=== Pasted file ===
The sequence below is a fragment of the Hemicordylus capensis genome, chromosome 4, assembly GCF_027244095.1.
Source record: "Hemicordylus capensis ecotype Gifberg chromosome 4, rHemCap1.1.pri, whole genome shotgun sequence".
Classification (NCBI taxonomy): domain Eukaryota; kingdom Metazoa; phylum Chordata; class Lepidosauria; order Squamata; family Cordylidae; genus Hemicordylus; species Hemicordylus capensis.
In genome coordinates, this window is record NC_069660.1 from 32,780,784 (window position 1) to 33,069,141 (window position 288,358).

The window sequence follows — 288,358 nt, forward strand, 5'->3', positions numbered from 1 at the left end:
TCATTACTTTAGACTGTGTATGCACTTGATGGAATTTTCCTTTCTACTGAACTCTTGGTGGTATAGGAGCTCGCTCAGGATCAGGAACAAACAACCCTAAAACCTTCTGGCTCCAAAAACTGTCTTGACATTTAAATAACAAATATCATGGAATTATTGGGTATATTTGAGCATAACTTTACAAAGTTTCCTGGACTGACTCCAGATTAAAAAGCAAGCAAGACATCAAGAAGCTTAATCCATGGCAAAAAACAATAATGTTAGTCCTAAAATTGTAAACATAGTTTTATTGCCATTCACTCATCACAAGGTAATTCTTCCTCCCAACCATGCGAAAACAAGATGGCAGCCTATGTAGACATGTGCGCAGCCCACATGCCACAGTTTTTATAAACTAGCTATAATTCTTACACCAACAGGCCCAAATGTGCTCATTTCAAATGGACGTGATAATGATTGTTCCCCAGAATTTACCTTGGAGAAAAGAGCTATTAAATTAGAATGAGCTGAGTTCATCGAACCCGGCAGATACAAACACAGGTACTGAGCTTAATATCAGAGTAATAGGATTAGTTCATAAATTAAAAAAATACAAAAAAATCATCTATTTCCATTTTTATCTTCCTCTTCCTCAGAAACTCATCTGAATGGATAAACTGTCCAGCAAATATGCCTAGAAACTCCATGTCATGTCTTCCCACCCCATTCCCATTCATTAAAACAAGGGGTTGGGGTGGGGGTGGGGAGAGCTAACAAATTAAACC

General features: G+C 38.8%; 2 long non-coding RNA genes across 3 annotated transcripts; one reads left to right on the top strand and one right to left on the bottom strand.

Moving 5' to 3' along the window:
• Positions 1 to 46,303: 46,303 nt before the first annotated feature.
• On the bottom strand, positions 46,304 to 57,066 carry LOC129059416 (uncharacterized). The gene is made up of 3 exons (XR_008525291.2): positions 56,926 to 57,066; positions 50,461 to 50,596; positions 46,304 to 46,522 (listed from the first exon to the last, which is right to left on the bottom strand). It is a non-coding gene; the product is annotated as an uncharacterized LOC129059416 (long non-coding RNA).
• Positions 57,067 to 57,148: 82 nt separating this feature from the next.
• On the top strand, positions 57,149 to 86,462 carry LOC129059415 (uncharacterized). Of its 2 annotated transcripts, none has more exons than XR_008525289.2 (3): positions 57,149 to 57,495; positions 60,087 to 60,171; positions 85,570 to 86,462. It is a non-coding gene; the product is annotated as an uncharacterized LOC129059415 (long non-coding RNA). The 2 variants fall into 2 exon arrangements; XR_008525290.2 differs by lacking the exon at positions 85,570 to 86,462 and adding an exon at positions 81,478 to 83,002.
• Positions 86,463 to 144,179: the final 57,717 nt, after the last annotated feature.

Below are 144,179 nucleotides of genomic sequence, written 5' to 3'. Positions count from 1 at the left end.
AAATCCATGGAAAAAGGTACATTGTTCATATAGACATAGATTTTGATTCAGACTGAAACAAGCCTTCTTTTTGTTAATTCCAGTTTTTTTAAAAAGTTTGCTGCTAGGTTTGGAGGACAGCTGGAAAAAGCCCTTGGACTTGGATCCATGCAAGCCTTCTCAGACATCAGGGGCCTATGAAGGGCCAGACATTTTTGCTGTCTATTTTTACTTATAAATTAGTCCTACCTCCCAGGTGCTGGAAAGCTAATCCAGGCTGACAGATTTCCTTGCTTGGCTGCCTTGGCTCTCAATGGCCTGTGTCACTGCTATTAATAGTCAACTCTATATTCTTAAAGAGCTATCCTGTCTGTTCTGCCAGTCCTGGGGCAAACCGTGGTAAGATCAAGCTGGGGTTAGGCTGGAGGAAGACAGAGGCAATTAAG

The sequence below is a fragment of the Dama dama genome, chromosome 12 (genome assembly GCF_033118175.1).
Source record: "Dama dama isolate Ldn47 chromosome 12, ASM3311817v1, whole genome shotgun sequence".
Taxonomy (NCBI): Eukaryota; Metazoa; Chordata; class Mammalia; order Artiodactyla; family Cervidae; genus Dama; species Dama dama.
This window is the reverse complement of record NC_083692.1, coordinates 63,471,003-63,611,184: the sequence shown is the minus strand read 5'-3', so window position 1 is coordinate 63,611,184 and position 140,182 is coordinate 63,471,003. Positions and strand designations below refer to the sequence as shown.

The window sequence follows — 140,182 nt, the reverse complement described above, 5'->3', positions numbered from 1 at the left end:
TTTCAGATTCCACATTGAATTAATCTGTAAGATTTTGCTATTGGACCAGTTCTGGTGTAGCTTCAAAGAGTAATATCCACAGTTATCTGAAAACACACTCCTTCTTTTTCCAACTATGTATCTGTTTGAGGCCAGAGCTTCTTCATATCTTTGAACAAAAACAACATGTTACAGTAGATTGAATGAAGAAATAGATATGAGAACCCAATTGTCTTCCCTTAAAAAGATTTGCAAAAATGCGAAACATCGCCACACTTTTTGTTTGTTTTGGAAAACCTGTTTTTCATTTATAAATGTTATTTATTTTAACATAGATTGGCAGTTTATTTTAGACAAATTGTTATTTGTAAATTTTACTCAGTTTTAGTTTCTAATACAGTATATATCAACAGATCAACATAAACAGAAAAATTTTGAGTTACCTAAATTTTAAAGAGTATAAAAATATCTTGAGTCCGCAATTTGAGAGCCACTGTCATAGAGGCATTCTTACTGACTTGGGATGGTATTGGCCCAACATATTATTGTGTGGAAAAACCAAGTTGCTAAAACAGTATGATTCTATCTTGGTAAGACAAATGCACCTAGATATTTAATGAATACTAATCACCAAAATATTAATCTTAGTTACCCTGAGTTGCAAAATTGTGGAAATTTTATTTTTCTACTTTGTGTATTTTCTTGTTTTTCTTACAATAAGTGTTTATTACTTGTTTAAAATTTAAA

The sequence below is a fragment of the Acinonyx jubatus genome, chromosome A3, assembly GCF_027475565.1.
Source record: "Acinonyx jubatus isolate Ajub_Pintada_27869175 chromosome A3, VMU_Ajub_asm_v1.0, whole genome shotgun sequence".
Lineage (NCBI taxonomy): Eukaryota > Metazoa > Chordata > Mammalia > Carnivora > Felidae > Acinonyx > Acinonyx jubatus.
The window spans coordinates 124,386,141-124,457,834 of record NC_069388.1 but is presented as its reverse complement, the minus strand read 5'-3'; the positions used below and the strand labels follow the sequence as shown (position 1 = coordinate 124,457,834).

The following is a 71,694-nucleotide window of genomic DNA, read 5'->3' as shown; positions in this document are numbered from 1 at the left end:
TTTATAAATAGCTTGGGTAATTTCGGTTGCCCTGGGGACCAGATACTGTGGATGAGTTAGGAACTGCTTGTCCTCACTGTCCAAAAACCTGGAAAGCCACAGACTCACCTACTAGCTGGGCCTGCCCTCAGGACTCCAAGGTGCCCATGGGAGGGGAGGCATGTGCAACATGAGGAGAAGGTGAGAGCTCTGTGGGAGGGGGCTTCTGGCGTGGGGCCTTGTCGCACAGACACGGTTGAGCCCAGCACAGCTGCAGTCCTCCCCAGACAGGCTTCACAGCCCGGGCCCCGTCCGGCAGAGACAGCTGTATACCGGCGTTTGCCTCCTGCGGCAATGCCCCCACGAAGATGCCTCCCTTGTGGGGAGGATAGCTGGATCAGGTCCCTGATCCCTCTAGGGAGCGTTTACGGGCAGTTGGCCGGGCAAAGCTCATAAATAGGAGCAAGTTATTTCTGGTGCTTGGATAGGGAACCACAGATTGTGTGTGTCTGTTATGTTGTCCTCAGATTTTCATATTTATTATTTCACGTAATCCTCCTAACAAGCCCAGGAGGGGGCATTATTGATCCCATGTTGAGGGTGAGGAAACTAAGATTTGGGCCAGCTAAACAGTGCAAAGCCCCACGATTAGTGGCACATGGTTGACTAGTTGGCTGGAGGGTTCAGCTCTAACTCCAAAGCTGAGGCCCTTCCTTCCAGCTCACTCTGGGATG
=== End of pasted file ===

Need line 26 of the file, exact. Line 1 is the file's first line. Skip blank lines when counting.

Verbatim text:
The following is a 71,694-nucleotide window of genomic DNA, read 5'->3' as shown; positions in this document are numbered from 1 at the left end: